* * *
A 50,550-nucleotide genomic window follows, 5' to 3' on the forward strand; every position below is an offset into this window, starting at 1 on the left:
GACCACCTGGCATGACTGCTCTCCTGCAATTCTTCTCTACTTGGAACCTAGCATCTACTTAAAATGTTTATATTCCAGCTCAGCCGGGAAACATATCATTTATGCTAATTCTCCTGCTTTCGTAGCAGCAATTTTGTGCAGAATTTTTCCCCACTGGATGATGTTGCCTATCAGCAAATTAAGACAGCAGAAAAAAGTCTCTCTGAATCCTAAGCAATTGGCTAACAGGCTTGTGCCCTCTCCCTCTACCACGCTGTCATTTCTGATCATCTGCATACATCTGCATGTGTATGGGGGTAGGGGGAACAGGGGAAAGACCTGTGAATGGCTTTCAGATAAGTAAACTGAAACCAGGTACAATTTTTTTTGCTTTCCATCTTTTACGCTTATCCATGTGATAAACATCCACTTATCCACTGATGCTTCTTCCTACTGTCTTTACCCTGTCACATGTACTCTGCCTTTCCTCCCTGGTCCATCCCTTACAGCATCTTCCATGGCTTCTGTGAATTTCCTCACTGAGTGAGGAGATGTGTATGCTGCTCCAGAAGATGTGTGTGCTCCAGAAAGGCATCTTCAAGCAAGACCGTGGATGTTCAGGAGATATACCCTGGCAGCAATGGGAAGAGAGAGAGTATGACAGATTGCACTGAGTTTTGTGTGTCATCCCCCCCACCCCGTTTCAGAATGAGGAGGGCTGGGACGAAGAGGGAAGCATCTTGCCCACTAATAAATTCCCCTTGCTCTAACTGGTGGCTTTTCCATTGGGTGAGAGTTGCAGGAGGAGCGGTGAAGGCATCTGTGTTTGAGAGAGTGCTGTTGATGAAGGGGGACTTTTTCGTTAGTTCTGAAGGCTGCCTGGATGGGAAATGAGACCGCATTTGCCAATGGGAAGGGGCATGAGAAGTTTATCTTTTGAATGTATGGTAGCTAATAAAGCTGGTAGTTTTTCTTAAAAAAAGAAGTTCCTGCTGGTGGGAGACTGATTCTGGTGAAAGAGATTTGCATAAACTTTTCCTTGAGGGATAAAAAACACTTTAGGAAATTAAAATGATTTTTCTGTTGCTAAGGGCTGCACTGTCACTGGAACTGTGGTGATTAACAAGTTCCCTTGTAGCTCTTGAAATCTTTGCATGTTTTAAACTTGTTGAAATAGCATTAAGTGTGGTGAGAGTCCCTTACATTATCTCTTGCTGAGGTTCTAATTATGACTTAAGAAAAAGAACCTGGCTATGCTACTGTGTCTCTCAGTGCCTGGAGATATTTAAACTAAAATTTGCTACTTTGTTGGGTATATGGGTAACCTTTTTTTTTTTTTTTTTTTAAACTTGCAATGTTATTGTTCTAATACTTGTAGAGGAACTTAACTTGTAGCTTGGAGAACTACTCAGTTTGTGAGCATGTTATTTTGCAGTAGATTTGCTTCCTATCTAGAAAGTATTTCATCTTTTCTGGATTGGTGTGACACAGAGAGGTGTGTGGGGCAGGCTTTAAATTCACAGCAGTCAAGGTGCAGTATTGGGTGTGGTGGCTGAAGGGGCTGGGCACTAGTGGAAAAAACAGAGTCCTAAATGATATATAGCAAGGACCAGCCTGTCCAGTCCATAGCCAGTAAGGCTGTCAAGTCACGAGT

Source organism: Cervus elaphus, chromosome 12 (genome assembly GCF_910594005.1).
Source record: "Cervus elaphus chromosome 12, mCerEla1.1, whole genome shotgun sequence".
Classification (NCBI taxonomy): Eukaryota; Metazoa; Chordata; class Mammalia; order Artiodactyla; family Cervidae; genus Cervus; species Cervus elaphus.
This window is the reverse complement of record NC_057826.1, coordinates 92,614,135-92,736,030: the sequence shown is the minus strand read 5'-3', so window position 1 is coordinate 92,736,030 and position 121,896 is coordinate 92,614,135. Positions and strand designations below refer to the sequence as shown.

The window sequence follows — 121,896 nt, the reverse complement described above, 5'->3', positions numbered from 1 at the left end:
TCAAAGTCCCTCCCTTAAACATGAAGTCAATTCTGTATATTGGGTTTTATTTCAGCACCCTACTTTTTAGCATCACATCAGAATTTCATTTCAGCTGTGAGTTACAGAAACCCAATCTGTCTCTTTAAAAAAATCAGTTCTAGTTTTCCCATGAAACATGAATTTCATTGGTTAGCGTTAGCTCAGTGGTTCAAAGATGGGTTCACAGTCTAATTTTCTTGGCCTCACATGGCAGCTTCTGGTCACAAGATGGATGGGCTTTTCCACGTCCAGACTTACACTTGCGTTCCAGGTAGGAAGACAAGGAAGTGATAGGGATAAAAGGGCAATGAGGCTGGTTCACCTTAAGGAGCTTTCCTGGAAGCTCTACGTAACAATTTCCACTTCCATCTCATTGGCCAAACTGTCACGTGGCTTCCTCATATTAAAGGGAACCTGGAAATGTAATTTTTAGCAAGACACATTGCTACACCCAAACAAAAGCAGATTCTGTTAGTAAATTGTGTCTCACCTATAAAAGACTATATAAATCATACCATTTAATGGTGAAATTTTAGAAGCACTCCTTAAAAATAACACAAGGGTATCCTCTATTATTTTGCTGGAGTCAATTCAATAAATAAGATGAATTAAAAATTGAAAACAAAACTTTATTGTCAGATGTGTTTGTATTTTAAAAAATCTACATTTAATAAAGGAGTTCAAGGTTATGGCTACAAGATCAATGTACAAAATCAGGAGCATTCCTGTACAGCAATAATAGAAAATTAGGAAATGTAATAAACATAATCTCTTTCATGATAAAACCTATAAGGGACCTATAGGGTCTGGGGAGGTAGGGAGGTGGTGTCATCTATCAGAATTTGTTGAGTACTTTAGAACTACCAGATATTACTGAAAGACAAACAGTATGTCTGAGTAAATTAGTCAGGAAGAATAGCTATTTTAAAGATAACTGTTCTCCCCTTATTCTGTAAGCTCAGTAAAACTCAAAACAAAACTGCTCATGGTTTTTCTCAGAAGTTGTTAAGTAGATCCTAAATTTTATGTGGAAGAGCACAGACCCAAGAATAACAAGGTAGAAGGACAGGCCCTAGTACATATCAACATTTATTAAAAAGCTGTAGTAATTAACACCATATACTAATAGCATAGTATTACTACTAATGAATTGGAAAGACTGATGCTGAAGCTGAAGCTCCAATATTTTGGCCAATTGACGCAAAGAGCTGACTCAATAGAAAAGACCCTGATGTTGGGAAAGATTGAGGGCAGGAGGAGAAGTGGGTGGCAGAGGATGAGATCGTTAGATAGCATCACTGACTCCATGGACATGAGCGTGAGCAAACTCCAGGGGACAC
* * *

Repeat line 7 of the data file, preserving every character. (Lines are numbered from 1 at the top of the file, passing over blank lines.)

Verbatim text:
The window sequence follows — 121,896 nt, the reverse complement described above, 5'->3', positions numbered from 1 at the left end: